… rumbles on in evangelical circles, recently resurrected by Chris Tilling kindly citing my “recent and spunky” (Chris’s words) review of Norman McIlwain’s The Biblical Revelation of the Cross. Norman is opposed to the concept of penal substitution and drew his conclusions completely independently of the ‘Chalkegate Affair’ that stirred up evangelicals a few years ago. That’s no guarantee, of course, that either Norman or Steve Chalke are correct in their assessments, but it does, I think, tend to lend some extra weight to their arguments.
Norman has now generously made his entire book freely available online: it’s a superb resource for anyone concerned by the accusations levelled by Don Carson and others that people such as Chalke have “largely abandoned the gospel” . To the contrary, Norman’s work shows that it is perfectly possible to remain entirely faithful to scripture — to the gospel — and yet deny penal substitution as a model for understanding atonement.
An excellent book presenting the other side of the debate is Stephen R. Holmes’ The Wondrous Cross: review here.
Personally I found Stephen’s case less than convincing, but whichever side of the debate we come down on, I think the important thing is to hold these conversations in a tone of mutual respect: each of us, as Paul exhorts his Philippian readers, considering others better then ourselves (Philippians 2). I have to say that I was appalled at the lambasting and abuse Steve Chalke received from many evangelicals when his book The Lost Message of Jesus hit the big time: who, I wondered, had lost the plot here?
The amount of literature around this topic is vast, of course, but two recent titles that certainly ought not to be missed are Zondervan’s The Atonement Debate, which brings together most of the papers presented at the Evangelical Alliance (EA) / London School of Theology (LST) Symposium on the Atonement held back in July 2005; and Eerdmans’ Stricken by God? which includes contributions from N T Wright, Miroslav Volf and Rowan Williams, amongst many others. Zondervan have made the first twenty pages of The Atonement Debate available for download (pdf, 123kb) — well worth grabbing to whet your appetite.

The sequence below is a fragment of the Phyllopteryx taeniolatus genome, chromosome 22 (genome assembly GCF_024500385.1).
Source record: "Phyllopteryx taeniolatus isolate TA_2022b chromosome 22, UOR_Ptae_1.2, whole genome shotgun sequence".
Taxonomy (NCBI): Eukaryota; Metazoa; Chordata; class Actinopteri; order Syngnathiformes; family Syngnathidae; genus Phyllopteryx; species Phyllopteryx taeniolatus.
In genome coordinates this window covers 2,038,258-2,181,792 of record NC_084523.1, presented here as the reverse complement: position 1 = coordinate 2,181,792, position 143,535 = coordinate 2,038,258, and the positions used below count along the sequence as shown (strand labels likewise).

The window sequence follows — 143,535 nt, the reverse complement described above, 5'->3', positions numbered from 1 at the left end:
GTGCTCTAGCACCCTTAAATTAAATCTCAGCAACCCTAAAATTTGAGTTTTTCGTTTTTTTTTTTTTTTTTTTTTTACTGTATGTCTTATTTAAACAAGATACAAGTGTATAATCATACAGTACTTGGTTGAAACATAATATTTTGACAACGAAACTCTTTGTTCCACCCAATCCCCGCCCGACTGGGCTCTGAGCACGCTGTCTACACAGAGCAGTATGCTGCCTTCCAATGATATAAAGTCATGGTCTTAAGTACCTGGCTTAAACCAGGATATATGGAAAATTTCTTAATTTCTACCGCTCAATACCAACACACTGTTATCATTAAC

The beauty of both books is that they offer a range of different voices and viewpoints, inviting readers to think the issues through for themselves: there’s no spoon feeding or dubious indoctrination here.
Finally, for anyone reading who may be wondering what all the fuss is about, that’s a very good question. Seems to me that God’s grace — whoever or whatever we conceive God to be — is far greater than anything we can think, dream or imagine. Grace: God’s radical action changes everything. That’s the message of the cross, the enigma of Christ crucified: that God was in Christ reconciling humanity to God. Arguing and splitting hairs over how, exactly, that was achieved simply achieves the very opposite of reconciliation.
1. Don Carson, Becoming Conversant with the Emerging Church, p.186